How Much is My Company Worth?

How Much is My Company Worth?

As your company continues to evolve and you focus more on growth, it is possible to lose track of a valuable data point – your company’s valuation, which is ultimately the valuation of your capital or total number of shares, and this data impacts your wealth.

Understanding and monitoring your business valuation is important. Typically, the time you need this information is when you are looking to issue new shares, sell or merge. The boardroom meeting with other shareholders, the talk with your banker, or other exceptional and unfortunate situations like an appointment with the divorce lawyers or a call from a tax controller are some likely scenarios where this discussion takes place. Beyond that, maybe you need to value your company every few years for audit purposes. Regardless of the circumstances, knowing your company’s worth is a must.

Taking it a step further, knowing the proper valuation metrics is also critical. Each company operates differently and needs a slightly different valuation methodology. To understand your company’s valuation, you need to understand widely used valuation approaches at a high level. From there, you can have a confident grasp of your company’s value.

Liquidation or Balance Sheet Approach

This method is very conservative and used by your creditors to protect their interests in case your business stops operations due to litigation, working capital shortage, recurring losses or any situation leading to bankruptcy. It consists of understanding the liquidity of your assets and assessing their value. For instance, your available cash is highly liquid; other instruments such as receivables are not as certain to be fully cashed in a timely manner and therefore less liquid. So, a discount on their value needs to be applied. We can also take the example of your inventory. While it may have a certain value on your balance sheet book value, the market value of the inventory may be lower (especially in a liquidation scenario).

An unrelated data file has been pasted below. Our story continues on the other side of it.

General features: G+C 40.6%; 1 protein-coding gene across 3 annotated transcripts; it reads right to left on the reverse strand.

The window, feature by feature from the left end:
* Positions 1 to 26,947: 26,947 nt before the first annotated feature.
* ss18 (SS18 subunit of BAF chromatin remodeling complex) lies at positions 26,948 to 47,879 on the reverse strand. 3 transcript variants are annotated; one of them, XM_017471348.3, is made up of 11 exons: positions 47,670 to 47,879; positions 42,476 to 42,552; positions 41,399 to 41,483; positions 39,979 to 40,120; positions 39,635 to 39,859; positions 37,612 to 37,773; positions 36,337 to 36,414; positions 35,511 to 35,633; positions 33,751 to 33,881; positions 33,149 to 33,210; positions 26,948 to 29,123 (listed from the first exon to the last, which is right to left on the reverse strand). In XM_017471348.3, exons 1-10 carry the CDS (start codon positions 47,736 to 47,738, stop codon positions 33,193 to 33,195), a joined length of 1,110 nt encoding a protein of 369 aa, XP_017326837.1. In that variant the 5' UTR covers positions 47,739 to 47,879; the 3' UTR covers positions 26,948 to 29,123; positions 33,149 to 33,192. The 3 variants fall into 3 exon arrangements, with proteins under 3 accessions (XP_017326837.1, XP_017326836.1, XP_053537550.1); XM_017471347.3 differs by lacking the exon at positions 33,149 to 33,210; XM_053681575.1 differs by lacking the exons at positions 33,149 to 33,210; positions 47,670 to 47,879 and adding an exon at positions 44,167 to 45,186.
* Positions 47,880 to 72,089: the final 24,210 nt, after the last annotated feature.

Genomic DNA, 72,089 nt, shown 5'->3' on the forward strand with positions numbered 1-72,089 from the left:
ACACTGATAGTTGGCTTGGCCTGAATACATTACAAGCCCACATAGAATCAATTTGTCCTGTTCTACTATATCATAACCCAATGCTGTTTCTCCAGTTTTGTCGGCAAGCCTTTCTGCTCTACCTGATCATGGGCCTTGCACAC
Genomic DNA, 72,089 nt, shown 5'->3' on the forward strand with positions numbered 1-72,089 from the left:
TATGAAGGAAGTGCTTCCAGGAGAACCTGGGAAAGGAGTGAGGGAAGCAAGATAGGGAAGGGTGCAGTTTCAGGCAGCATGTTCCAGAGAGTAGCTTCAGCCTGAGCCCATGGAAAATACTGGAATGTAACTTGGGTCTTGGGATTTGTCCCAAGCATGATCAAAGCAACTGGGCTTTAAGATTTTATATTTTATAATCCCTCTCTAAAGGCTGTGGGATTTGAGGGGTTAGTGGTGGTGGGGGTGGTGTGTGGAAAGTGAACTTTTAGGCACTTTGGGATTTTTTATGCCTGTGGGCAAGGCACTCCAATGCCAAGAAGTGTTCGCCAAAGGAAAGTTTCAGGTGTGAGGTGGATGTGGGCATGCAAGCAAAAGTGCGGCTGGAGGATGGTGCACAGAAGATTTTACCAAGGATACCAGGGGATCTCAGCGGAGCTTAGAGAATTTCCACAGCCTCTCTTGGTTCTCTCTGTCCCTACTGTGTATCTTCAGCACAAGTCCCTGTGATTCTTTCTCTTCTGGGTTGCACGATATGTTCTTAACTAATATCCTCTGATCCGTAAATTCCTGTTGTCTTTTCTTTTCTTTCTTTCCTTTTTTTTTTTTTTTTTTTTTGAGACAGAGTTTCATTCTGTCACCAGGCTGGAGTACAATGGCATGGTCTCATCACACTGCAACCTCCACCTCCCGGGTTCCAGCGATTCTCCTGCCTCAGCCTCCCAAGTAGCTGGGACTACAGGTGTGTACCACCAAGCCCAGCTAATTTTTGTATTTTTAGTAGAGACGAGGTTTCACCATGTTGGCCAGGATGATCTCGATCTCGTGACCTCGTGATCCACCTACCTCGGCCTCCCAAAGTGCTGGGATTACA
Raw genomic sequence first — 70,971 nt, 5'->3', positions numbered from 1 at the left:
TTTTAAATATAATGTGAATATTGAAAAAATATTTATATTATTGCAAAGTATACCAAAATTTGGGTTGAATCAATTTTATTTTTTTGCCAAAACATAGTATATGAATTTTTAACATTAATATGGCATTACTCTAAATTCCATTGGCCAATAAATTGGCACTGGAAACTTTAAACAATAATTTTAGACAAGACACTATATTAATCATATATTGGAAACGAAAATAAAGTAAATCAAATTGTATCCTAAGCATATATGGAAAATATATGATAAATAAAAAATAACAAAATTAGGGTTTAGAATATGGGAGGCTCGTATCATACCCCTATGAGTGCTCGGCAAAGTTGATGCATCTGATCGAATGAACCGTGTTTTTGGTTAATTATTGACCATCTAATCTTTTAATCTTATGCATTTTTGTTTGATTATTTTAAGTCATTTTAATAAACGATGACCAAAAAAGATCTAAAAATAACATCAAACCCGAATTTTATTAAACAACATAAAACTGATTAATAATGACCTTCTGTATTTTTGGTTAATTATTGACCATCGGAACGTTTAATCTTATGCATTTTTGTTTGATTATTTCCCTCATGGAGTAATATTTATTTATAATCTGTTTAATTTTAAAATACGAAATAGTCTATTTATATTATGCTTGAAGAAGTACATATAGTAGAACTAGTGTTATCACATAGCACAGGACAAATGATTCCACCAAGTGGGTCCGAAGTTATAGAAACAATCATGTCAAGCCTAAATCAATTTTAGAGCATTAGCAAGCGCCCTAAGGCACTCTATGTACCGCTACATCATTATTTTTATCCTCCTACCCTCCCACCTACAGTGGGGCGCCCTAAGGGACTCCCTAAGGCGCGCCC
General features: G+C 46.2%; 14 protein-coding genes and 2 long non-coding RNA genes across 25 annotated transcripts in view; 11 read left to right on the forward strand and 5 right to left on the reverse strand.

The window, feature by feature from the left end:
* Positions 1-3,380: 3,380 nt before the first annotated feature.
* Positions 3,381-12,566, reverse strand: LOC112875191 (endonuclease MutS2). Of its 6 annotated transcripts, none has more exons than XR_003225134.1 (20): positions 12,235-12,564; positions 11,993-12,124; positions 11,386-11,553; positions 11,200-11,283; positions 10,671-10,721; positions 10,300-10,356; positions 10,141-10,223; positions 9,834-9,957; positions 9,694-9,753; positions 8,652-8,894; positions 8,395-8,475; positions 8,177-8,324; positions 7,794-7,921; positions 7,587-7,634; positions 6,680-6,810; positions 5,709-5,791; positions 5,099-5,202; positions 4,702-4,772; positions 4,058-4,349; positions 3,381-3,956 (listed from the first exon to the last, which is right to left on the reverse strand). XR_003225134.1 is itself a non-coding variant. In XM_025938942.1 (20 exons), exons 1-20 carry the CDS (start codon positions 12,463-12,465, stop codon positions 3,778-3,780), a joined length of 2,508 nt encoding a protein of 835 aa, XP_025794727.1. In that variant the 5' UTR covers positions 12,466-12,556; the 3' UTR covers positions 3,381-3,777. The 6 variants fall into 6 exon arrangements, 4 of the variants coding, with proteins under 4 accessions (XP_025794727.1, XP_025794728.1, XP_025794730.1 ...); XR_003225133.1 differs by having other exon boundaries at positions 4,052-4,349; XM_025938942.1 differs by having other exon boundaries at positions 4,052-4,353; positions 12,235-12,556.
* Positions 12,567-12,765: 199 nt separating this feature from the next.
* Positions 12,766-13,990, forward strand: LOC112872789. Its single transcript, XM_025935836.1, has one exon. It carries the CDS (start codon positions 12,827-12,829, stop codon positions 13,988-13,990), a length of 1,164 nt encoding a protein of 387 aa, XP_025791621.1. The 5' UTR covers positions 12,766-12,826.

Another approach to come up with a price floor is to calculate what it would cost to rebuild ex-nihilo the same business whilst acknowledging the time dimension.

While this will not likely be your preferred valuation method, it could provide you with the bottom line price which is important to know.

Discounted Cash Flow Approach

The Discounted Cash Flow method (or DCF) looks at the company’s future free cash flows (FCF), which are the estimated cashflows generated by your company to which debt- and equity stakeholders are entitled to after deducting all operating expenses, working capital effects and capital expenditures. This technique considers future cash flows, discounts them back to the present day – the present value of future streams of FCF, using the Weighted Average Cost of Capital (WACC).

Building out a DCF can be extremely complicated and many valuation firms have models in place to quickly help calculate a value. While it is not as important to know all the calculations, it is important to understand what goes into the calculations. There are some critical assumptions that would greatly impact future streams of FCF and they need to be documented.